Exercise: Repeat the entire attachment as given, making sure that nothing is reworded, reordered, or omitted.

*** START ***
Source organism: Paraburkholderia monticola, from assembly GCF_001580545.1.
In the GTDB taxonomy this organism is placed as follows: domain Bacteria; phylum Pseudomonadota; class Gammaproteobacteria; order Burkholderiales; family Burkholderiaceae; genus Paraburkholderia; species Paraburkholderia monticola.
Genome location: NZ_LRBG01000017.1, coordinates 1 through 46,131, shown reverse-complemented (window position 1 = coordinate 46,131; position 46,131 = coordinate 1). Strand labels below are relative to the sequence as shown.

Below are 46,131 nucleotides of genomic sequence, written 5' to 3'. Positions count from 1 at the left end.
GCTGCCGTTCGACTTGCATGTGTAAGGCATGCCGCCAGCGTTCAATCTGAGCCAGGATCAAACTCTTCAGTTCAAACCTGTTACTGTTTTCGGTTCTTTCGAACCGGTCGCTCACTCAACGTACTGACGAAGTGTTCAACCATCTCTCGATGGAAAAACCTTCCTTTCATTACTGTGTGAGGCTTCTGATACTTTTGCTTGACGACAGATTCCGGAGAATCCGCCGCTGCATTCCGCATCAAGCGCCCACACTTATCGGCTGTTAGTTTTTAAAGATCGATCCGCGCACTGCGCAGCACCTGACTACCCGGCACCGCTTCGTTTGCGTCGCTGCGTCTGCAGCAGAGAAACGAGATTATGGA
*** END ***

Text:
Source organism: Paraburkholderia monticola, from assembly GCF_001580545.1.
In the GTDB taxonomy this organism is placed as follows: domain Bacteria; phylum Pseudomonadota; class Gammaproteobacteria; order Burkholderiales; family Burkholderiaceae; genus Paraburkholderia; species Paraburkholderia monticola.
Genome location: NZ_LRBG01000017.1, coordinates 1 through 46,131, shown reverse-complemented (window position 1 = coordinate 46,131; position 46,131 = coordinate 1). Strand labels below are relative to the sequence as shown.

Below are 46,131 nucleotides of genomic sequence, written 5' to 3'. Positions count from 1 at the left end.
GCTGCCGTTCGACTTGCATGTGTAAGGCATGCCGCCAGCGTTCAATCTGAGCCAGGATCAAACTCTTCAGTTCAAACCTGTTACTGTTTTCGGTTCTTTCGAACCGGTCGCTCACTCAACGTACTGACGAAGTGTTCAACCATCTCTCGATGGAAAAACCTTCCTTTCATTACTGTGTGAGGCTTCTGATACTTTTGCTTGACGACAGATTCCGGAGAATCCGCCGCTGCATTCCGCATCAAGCGCCCACACTTATCGGCTGTTAGTTTTTAAAGATCGATCCGCGCACTGCGCAGCACCTGACTACCCGGCACCGCTTCGTTTGCGTCGCTGCGTCTGCAGCAGAGAAACGAGATTATGGA